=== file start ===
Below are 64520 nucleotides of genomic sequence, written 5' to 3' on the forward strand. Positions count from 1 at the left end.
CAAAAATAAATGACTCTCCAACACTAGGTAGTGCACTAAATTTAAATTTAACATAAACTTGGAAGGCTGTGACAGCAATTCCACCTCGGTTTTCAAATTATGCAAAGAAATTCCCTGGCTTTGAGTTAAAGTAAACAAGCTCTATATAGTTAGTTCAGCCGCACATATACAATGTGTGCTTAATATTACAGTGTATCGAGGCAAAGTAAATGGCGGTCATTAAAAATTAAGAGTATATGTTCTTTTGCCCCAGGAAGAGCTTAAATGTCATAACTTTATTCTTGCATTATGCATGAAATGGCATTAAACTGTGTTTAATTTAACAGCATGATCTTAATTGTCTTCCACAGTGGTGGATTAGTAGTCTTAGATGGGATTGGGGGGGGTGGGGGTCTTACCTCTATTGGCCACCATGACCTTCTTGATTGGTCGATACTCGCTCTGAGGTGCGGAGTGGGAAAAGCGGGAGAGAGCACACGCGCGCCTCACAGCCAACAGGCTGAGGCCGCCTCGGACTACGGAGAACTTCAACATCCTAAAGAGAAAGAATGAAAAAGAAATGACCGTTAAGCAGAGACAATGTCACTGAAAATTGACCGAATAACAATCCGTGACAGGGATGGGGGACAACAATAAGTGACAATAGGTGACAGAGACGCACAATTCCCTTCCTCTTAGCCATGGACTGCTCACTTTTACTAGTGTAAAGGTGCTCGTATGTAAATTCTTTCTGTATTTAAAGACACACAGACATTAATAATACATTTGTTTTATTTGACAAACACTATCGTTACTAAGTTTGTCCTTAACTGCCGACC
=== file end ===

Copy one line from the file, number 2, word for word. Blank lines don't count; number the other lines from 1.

CAAAAATAAATGACTCTCCAACACTAGGTAGTGCACTAAATTTAAATTTAACATAAACTTGGAAGGCTGTGACAGCAATTCCACCTCGGTTTTCAAATTATGCAAAGAAATTCCCTGGCTTTGAGTTAAAGTAAACAAGCTCTATATAGTTAGTTCAGCCGCACATATACAATGTGTGCTTAATATTACAGTGTATCGAGGCAAAGTAAATGGCGGTCATTAAAAATTAAGAGTATATGTTCTTTTGCCCCAGGAAGAGCTTAAATGTCATAACTTTATTCTTGCATTATGCATGAAATGGCATTAAACTGTGTTTAATTTAACAGCATGATCTTAATTGTCTTCCACAGTGGTGGATTAGTAGTCTTAGATGGGATTGGGGGGGGTGGGGGTCTTACCTCTATTGGCCACCATGACCTTCTTGATTGGTCGATACTCGCTCTGAGGTGCGGAGTGGGAAAAGCGGGAGAGAGCACACGCGCGCCTCACAGCCAACAGGCTGAGGCCGCCTCGGACTACGGAGAACTTCAACATCCTAAAGAGAAAGAATGAAAAAGAAATGACCGTTAAGCAGAGACAATGTCACTGAAAATTGACCGAATAACAATCCGTGACAGGGATGGGGGACAACAATAAGTGACAATAGGTGACAGAGACGCACAATTCCCTTCCTCTTAGCCATGGACTGCTCACTTTTACTAGTGTAAAGGTGCTCGTATGTAAATTCTTTCTGTATTTAAAGACACACAGACATTAATAATACATTTGTTTTATTTGACAAACACTATCGTTACTAAGTTTGTCCTTAACTGCCGACC